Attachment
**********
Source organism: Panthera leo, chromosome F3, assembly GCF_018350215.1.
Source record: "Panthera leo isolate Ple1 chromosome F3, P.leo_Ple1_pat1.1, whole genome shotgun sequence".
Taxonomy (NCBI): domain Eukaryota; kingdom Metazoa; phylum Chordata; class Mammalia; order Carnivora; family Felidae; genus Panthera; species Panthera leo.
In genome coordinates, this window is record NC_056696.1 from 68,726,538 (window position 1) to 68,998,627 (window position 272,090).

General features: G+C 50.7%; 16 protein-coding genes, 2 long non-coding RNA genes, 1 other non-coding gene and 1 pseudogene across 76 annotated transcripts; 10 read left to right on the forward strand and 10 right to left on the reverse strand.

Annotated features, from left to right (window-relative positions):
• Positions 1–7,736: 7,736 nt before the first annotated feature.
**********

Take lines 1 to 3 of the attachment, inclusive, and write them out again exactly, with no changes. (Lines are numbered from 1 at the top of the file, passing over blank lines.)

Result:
Source organism: Panthera leo, chromosome F3, assembly GCF_018350215.1.
Source record: "Panthera leo isolate Ple1 chromosome F3, P.leo_Ple1_pat1.1, whole genome shotgun sequence".
Taxonomy (NCBI): domain Eukaryota; kingdom Metazoa; phylum Chordata; class Mammalia; order Carnivora; family Felidae; genus Panthera; species Panthera leo.